Felicity Dowling writes:
We are the socialists, far from the only socialists, but in Left Unity, socialism is our starting point. Our socialism is transformational; we not only criticise capitalism but we also work toward the end of capitalism. Organising in each country, and between our countries, could transform the world.
I am writing about our response to Ukraine, to the war, to capitalism and its various current crises, about the role of the working class in ending capitalism, the condition of the working class, about socialism as a workers’ politics and ideology, organisation within the class, and about our discourse. This should be seen as complementary to the piece from Andrew Burgin.
We stand in solidarity with all who face the brutal reality of war in every part of the world, including Ukraine, Yemen and Palestine. Hearts break for the suffering of the civilians and conscripts involved in these wars. We see the brutal and drawn-out horrors of war as they show themselves, this time in full colour on our TV screens unlike the barely covered war in Yemen, or the torture of the Palestinians.
We recognise that Russia is a nuclear power and that nuclear warfare could threaten human life on earth. It is brutality itself that the country which experienced the Chernobyl disaster should be the site of a possible nuclear war. We call for the disbandment of all nuclear weapons.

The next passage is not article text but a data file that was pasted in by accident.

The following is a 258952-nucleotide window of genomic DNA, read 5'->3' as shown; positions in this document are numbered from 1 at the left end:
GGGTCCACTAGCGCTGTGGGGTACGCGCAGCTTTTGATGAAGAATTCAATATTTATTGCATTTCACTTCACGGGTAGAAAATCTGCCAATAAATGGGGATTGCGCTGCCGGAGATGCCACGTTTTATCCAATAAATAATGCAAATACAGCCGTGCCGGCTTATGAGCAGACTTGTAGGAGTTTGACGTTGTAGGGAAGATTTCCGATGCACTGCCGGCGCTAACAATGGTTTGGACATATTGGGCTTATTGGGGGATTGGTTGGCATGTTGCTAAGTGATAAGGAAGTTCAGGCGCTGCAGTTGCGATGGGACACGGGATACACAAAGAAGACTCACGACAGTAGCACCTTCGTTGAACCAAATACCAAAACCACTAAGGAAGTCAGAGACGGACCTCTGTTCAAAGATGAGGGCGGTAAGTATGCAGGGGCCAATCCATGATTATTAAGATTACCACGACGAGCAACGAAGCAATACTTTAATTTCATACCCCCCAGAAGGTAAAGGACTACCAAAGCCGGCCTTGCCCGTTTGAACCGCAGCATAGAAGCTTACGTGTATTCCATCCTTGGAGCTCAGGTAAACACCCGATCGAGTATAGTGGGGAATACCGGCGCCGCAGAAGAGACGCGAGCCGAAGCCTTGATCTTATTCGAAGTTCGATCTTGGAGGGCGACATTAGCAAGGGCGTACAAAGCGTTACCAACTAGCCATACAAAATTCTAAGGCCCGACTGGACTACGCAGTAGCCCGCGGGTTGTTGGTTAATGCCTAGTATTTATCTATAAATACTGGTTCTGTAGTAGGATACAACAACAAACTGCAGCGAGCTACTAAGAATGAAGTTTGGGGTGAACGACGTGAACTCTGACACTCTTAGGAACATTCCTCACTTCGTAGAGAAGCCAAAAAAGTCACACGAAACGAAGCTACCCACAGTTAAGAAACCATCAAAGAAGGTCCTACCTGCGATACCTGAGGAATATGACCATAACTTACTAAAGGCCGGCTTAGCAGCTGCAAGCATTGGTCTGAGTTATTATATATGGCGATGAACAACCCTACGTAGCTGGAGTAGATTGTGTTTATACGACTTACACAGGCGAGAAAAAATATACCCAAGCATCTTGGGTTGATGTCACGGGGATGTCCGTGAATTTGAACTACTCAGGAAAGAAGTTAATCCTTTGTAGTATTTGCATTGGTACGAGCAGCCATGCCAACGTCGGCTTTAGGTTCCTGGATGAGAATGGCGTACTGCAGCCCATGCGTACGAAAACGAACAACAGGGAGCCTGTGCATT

We have no truck with Russia’s aggression nor with NATOs provocation. We weep for the people of Ukraine affected by this war. We recognise the anger that Ukrainians must be feeling against those inflicting this on to their towns and cities. Formal and informal reports indicate real heroism in fighting against the invaders.
We will not ignore the imperialist politics of transnational military alliances being played out by proxy in Ukraine. While we recognise the huge economic progress that happened in Russia after 1917, we have no truck with the anti-democratic history of the Soviet Union from the 1930s onwards, nor with the terrible damage done by the move to neo-liberal economics with the ending of the Soviet Union and the Warsaw Pact.